Now, we need to design our model. For simplicity, we’ll limit this model to an input layer, one hidden layer, and an output layer.

class Model(object):
    def __init__(self, input_dim, output_dim, hidden_nodes):
        self.input_dim = input_dim
        self.output_dim = output_dim
        self.hidden_nodes = hidden_nodes

        # Weights between layers
        # weight[0]: weight between input layer and hidden layer
        # weight[1]: weight between hidden layer and output layer
        self.weights = [tf.Variable(tf.random.normal([self.input_dim, self.hidden_nodes])),
                       tf.Variable(tf.random.normal([self.hidden_nodes, self.output_dim]))]

        # Biases for each layer
        # bias[0]: bias for hidden layer
        # bias[1]: bias for output layer
        self.biases = [tf.Variable(tf.random.normal([1, self.hidden_nodes])),
                       tf.Variable(tf.random.normal([1, self.output_dim]))]

        # Variables for calculating accuracy
        self.total_correct = 0
        self.total_obs = 0

    @property
    def variables(self):
        return self.weights + self.biases

    @property
    def accuracy(self):
        if self.total_obs <= 0:
            return -1

        return self.total_correct / self.total_obs

    def forward(self, x):
        x_tf = tf.cast([x], dtype=tf.float32)
        a = tf.matmul(x_tf, self.weights[0]) + self.biases[0]
        hidden_layer = tf.nn.relu(a)
        return tf.matmul(hidden_layer, self.weights[1]) + self.biases[1]

    def backward(self, x_train, y_train):
        optimizer = tf.optimizers.Adam(learning_rate)
        with tf.GradientTape() as tape:
          predicted = self.forward(x_train)
          current_loss = self.loss(predicted, y_train)
        grads = tape.gradient(current_loss, self.variables)
        optimizer.apply_gradients(zip(grads, self.variables))

    def loss(self, y_pred, y_true):
        y_true_tensor = tf.cast(tf.reshape(y_true, (-1, self.output_dim)), dtype=tf.float32)
        y_pred_tensor = tf.cast(y_pred, dtype=tf.float32)
        return tf.losses.mean_squared_error(y_true_tensor, y_pred_tensor)

    def reset_accuracy(self):
        self.total_correct = 0
        self.total_obs = 0

    def update_accuracy(self, y_pred, y_true):
        self.total_obs += 1
        true_index = numpy.argmax(y_true)
        # For predicted values, the predicted classification is determined by the index
        # with the highest value
        pred_index = numpy.argmax(y_pred.numpy(), axis=1)

        # If actual and predicted values are the same, the classification is correct
        if int(true_index) == int(pred_index):
            self.total_correct += 1

We can instantiate our model:

hidden_nodes = 20
model = Model(input_dim, output_dim, hidden_nodes)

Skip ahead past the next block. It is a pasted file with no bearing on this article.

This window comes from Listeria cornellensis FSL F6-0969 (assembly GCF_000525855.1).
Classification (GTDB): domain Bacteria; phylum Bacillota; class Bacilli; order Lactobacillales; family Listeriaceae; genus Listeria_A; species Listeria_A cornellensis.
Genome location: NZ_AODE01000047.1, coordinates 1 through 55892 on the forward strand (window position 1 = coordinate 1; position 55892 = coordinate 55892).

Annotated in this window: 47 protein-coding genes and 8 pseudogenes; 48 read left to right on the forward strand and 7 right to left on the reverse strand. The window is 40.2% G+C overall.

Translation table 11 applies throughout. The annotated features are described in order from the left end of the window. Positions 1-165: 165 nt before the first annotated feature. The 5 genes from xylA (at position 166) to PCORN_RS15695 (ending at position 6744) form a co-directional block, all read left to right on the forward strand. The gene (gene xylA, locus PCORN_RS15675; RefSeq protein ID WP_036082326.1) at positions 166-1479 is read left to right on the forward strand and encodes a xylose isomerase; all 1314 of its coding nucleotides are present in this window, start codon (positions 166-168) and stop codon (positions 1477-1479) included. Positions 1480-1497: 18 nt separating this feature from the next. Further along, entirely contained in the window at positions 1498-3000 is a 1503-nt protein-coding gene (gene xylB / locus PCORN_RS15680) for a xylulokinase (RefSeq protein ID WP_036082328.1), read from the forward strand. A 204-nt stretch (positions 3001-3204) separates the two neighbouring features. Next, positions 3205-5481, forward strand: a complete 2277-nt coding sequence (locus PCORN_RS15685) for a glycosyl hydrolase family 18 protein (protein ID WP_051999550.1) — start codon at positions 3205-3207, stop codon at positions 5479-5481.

Now we can train our model, viewing the mean squared error and accuracy for each epoch as the model converges over time:

for epoch in range(training_epochs):
    loss_total = tf.Variable(0, dtype=tf.float32)

    model.reset_accuracy()
    for x, y in zip(x_train, y_train):
        preds = model.forward(x)
        loss_total = loss_total + model.loss(preds, y)
        model.update_accuracy(preds, y)
        model.backward(x, y)

    mse = loss_total.numpy() / x_train.shape[0]
    print('Epoch {} - MSE: {:.3f}, Accuracy: {:.3f}'.format(epoch + 1, mse[0], model.accuracy))

For the last epoch, our model has a mean squared error of 0.10 and an accuracy of 0.90 on the training set. This performance looks good, so we can try validating our model on the testing set:

loss_total = tf.Variable(0, dtype=tf.float32)

model.reset_accuracy()
for x, y in zip(x_test, y_test):
    preds = model.forward(x)
    loss_total = loss_total + model.loss(preds, y)
    model.update_accuracy(preds, y)

mse = loss_total.numpy() / x_train.shape[0]
print('Test - MSE: {:.3f}, Accuracy: {:.3f}'.format(mse[0], model.accuracy))

On the testing set, our model has a mean squared error of 0.11 and an accuracy of 0.69. While model performance is generally lower on a testing set, this drop in performance suggests that the structure of this model can be improved. TensorFlow provides many opportunities for optimization but doesn’t necessarily give strong results right out of the box.

Keras

For developers interested in a higher-level alternative to TensorFlow, Keras is a great option. Also developed by a Google engineer, Keras is built on top of TensorFlow and incorporated into the TensorFlow API. Compared to TensorFlow, Keras is much more beginner-friendly, and it provides an easy-to-use interface for fast prototyping and experimentation.

Because Keras provides a higher-level interface, it provides fewer opportunities for optimization than TensorFlow, resulting in slower training times. However, the time the user loses in training time is often made up for by the speed of prototyping, especially when working with smaller datasets. Although its debugging capabilities are similarly limited to TensorFlow, the simplicity of the implementations means that bugs are few and far between.

Keras is a great option for users looking to perform rapid prototyping with small datasets. Users new to machine learning may find it useful to start with Keras before eventually using the core TensorFlow library as needed.

Keras provides two core model types, a sequential model for models only requiring one input and one output and a functional API for more complex interactions. Rather than defining our own model class like we did with TensorFlow, we can use one of these pre-built models. For training the Iris dataset, a sequential model is sufficient:

# The number of nodes dictates the connectivity between layers. The best value for this for a given dataset can be determined through experimentation.
nodes = 9

input_dim = x.shape[1] # number of features